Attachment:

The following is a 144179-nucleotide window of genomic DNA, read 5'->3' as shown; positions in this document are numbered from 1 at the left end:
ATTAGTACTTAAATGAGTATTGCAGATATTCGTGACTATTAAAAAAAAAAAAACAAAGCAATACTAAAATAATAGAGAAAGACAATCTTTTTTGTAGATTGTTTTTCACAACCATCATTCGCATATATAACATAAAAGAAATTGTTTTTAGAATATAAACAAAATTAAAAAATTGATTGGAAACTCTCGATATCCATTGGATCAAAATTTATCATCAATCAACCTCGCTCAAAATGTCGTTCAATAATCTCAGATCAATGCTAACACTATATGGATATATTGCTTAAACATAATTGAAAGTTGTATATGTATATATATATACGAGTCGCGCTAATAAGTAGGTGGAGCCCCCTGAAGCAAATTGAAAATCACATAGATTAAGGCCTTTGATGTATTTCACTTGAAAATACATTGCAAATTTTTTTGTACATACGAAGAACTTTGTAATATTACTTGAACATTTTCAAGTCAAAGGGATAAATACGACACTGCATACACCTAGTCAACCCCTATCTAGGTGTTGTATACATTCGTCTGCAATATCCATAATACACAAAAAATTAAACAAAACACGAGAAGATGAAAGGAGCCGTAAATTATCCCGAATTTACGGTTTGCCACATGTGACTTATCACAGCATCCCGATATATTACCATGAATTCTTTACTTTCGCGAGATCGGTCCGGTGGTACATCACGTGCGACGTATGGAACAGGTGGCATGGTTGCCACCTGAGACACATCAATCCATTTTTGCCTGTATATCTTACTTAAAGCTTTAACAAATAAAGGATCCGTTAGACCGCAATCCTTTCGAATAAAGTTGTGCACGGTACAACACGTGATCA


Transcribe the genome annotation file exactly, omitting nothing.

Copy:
The following is a 144179-nucleotide window of genomic DNA, read 5'->3' as shown; positions in this document are numbered from 1 at the left end:
ATTAGTACTTAAATGAGTATTGCAGATATTCGTGACTATTAAAAAAAAAAAAACAAAGCAATACTAAAATAATAGAGAAAGACAATCTTTTTTGTAGATTGTTTTTCACAACCATCATTCGCATATATAACATAAAAGAAATTGTTTTTAGAATATAAACAAAATTAAAAAATTGATTGGAAACTCTCGATATCCATTGGATCAAAATTTATCATCAATCAACCTCGCTCAAAATGTCGTTCAATAATCTCAGATCAATGCTAACACTATATGGATATATTGCTTAAACATAATTGAAAGTTGTATATGTATATATATATACGAGTCGCGCTAATAAGTAGGTGGAGCCCCCTGAAGCAAATTGAAAATCACATAGATTAAGGCCTTTGATGTATTTCACTTGAAAATACATTGCAAATTTTTTTGTACATACGAAGAACTTTGTAATATTACTTGAACATTTTCAAGTCAAAGGGATAAATACGACACTGCATACACCTAGTCAACCCCTATCTAGGTGTTGTATACATTCGTCTGCAATATCCATAATACACAAAAAATTAAACAAAACACGAGAAGATGAAAGGAGCCGTAAATTATCCCGAATTTACGGTTTGCCACATGTGACTTATCACAGCATCCCGATATATTACCATGAATTCTTTACTTTCGCGAGATCGGTCCGGTGGTACATCACGTGCGACGTATGGAACAGGTGGCATGGTTGCCACCTGAGACACATCAATCCATTTTTGCCTGTATATCTTACTTAAAGCTTTAACAAATAAAGGATCCGTTAGACCGCAATCCTTTCGAATAAAGTTGTGCACGGTACAACACGTGATCA